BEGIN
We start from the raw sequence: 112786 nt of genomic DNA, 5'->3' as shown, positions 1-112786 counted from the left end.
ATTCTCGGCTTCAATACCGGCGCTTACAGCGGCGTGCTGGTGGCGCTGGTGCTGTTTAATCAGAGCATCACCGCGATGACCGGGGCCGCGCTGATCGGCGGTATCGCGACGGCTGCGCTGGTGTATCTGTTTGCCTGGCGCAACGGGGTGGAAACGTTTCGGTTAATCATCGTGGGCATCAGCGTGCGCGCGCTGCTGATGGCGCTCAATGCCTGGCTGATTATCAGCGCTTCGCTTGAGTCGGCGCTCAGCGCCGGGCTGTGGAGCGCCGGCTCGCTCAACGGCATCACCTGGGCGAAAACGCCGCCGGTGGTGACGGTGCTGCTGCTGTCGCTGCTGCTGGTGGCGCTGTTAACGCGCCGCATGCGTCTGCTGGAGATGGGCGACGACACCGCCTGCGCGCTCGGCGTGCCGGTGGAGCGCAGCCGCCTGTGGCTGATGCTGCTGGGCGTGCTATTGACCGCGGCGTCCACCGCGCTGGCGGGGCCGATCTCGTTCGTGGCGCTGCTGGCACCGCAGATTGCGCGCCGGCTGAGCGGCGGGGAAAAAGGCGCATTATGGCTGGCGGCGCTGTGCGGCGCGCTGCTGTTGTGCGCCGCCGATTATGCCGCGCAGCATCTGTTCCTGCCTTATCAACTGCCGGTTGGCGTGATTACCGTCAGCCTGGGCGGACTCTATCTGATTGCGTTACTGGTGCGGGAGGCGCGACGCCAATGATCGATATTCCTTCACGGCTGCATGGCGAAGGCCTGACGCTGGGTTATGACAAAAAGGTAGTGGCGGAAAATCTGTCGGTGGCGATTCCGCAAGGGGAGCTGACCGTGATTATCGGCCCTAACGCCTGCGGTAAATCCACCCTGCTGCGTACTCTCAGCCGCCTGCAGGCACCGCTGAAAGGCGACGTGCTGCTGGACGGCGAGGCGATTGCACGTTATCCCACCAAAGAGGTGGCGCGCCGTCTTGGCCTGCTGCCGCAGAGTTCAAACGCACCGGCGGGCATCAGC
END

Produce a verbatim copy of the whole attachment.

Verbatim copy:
We start from the raw sequence: 112786 nt of genomic DNA, 5'->3' as shown, positions 1-112786 counted from the left end.
ATTCTCGGCTTCAATACCGGCGCTTACAGCGGCGTGCTGGTGGCGCTGGTGCTGTTTAATCAGAGCATCACCGCGATGACCGGGGCCGCGCTGATCGGCGGTATCGCGACGGCTGCGCTGGTGTATCTGTTTGCCTGGCGCAACGGGGTGGAAACGTTTCGGTTAATCATCGTGGGCATCAGCGTGCGCGCGCTGCTGATGGCGCTCAATGCCTGGCTGATTATCAGCGCTTCGCTTGAGTCGGCGCTCAGCGCCGGGCTGTGGAGCGCCGGCTCGCTCAACGGCATCACCTGGGCGAAAACGCCGCCGGTGGTGACGGTGCTGCTGCTGTCGCTGCTGCTGGTGGCGCTGTTAACGCGCCGCATGCGTCTGCTGGAGATGGGCGACGACACCGCCTGCGCGCTCGGCGTGCCGGTGGAGCGCAGCCGCCTGTGGCTGATGCTGCTGGGCGTGCTATTGACCGCGGCGTCCACCGCGCTGGCGGGGCCGATCTCGTTCGTGGCGCTGCTGGCACCGCAGATTGCGCGCCGGCTGAGCGGCGGGGAAAAAGGCGCATTATGGCTGGCGGCGCTGTGCGGCGCGCTGCTGTTGTGCGCCGCCGATTATGCCGCGCAGCATCTGTTCCTGCCTTATCAACTGCCGGTTGGCGTGATTACCGTCAGCCTGGGCGGACTCTATCTGATTGCGTTACTGGTGCGGGAGGCGCGACGCCAATGATCGATATTCCTTCACGGCTGCATGGCGAAGGCCTGACGCTGGGTTATGACAAAAAGGTAGTGGCGGAAAATCTGTCGGTGGCGATTCCGCAAGGGGAGCTGACCGTGATTATCGGCCCTAACGCCTGCGGTAAATCCACCCTGCTGCGTACTCTCAGCCGCCTGCAGGCACCGCTGAAAGGCGACGTGCTGCTGGACGGCGAGGCGATTGCACGTTATCCCACCAAAGAGGTGGCGCGCCGTCTTGGCCTGCTGCCGCAGAGTTCAAACGCACCGGCGGGCATCAGC